Monday, October 26, 2009

More on ING/Sold GSPRA at $21.9/Dollar Finds A Bid/

1. A Dollar Rally?: Early in today's trading, the U.S. Dollar finally found some upside traction, and the stock market caught the bubonic plague in response. This is the kind of knee jerk response that can be expected whenever traders are dominating the buying at the margin. The upward swing was small, nothing more or less than background noise, but apparently enough movement to cause selling by those who makes investment decisions based on the most fleeting of phenomenon. The Dollar Index touched 75.3 at around 9:15 a.m. E.S.T, then mounted a quick rally to 75.94 within three hours, which move coincided with the sharp sell off in the equity market. A number of other trades, which have been keying off the weakness in the dollar, such as oil and gold, followed the equity markets lower. GLD for instance hit $104.7 shortly after DXY hit its intraday low and then proceeded to decline as DXY rose in value.

2. ING: I mentioned in a prior post that I intended to sell 100 of the 200 ING hybrid, IND, currently owned before year end. Added 50 AEF at $18.38 /ING News I already bought an Aegon hybrid, AEF, to replace those 100 shares of IND. With the news today, which I view as positive for the ING hybrids over the short and intermediate terms, defined to mean the next one to three years, I will continue holding all of my ING hybrids so I will not pare IND now. If Aegon escapes the clutches of the EC without too much damage, I will transition to owning more of its hybrids when I decide to reduce the ING hybrids further. I view today's announcement to constitute a settlement with the EC on outstanding issues and consequently takes the deferral of the hybrid coupon payments off the table once the rights issue is completed successfully. In addition the payments to the Dutch state would trigger four mandatory payment events subsequent to any such payment even if the EC remained in the mix somehow.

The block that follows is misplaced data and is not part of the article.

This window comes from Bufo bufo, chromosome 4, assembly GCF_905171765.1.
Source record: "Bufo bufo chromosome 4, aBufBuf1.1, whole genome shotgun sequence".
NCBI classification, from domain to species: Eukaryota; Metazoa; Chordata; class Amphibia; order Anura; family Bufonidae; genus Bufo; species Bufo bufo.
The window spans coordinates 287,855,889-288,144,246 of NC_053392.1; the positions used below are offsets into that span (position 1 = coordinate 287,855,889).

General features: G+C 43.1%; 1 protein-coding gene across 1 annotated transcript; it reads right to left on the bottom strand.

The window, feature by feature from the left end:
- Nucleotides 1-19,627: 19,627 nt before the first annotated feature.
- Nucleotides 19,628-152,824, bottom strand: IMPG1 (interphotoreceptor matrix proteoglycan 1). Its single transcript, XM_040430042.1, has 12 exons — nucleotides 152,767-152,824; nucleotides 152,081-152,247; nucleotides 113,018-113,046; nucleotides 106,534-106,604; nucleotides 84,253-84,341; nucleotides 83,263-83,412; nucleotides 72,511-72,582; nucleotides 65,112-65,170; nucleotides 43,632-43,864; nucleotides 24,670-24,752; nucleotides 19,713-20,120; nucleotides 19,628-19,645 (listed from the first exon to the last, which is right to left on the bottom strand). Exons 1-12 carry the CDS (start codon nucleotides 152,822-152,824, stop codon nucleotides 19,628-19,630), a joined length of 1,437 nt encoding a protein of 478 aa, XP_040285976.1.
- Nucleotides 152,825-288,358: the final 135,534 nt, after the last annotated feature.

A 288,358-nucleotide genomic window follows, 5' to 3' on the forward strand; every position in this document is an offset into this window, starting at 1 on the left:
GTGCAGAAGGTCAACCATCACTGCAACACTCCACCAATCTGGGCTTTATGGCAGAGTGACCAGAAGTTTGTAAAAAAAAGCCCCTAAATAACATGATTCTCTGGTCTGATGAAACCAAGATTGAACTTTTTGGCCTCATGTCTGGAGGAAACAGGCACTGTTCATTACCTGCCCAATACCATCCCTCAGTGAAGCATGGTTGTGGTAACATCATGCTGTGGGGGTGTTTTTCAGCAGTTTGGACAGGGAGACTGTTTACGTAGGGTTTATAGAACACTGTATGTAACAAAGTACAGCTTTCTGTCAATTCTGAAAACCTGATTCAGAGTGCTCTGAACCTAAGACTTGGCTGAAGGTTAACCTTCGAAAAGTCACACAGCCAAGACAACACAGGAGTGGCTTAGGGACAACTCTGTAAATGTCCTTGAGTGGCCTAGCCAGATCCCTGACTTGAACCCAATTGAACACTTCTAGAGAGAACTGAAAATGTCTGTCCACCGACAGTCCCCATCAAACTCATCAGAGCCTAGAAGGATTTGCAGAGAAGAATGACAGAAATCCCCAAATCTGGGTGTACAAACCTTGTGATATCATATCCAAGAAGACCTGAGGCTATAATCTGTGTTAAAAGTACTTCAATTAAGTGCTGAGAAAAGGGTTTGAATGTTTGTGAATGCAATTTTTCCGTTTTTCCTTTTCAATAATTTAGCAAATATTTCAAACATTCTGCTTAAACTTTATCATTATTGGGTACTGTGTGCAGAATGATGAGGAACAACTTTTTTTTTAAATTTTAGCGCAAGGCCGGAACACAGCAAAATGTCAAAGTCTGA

ING did amend its agreement with the Dutch state to permit this early purchase of the government's shares without paying the 50% premium to the original 10 EURO price. This may become relevant when and if I ever decide to buy back my common shares sold near 40 some time ago. Since the EC is basically requiring ING to shrink to a regional bank for the Benulux countries, and a little more by 2013, I doubt that I will ever buy the common other than as a short term trade or hold onto the hybrids for more than three more years. The EC has shown that it is capable of causing long term damage to its financial institutions, and this deal with ING may be just the harbinger of more mischief to come.